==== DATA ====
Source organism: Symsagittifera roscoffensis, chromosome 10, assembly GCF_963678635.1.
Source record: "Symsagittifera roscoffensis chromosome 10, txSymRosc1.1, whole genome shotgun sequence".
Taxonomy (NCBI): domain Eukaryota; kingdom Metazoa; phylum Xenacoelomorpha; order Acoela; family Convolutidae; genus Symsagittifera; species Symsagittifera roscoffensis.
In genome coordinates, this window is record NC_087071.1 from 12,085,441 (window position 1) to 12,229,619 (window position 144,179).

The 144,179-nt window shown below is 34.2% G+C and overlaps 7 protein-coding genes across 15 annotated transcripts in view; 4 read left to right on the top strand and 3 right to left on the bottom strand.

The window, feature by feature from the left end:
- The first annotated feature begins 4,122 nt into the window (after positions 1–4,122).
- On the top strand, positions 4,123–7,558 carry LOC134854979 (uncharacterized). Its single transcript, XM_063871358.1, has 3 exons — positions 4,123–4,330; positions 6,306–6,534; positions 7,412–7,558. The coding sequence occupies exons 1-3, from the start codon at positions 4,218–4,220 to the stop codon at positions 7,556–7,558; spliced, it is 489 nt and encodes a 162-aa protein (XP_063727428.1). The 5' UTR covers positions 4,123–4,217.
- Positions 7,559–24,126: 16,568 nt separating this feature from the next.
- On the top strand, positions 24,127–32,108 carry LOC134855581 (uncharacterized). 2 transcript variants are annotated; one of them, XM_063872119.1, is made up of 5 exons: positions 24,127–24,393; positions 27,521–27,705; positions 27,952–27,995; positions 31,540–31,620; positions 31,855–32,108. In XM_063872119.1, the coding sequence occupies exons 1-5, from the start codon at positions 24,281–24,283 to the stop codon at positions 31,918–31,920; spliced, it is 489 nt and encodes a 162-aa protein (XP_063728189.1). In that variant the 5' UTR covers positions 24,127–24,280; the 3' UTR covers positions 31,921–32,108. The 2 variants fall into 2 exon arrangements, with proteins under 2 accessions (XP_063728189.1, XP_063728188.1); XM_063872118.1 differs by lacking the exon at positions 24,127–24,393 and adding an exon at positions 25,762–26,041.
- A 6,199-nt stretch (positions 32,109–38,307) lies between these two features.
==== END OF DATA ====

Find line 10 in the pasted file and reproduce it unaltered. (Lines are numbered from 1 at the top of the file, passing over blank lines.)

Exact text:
- On the top strand, positions 24,127–32,108 carry LOC134855581 (uncharacterized). 2 transcript variants are annotated; one of them, XM_063872119.1, is made up of 5 exons: positions 24,127–24,393; positions 27,521–27,705; positions 27,952–27,995; positions 31,540–31,620; positions 31,855–32,108. In XM_063872119.1, the coding sequence occupies exons 1-5, from the start codon at positions 24,281–24,283 to the stop codon at positions 31,918–31,920; spliced, it is 489 nt and encodes a 162-aa protein (XP_063728189.1). In that variant the 5' UTR covers positions 24,127–24,280; the 3' UTR covers positions 31,921–32,108. The 2 variants fall into 2 exon arrangements, with proteins under 2 accessions (XP_063728189.1, XP_063728188.1); XM_063872118.1 differs by lacking the exon at positions 24,127–24,393 and adding an exon at positions 25,762–26,041.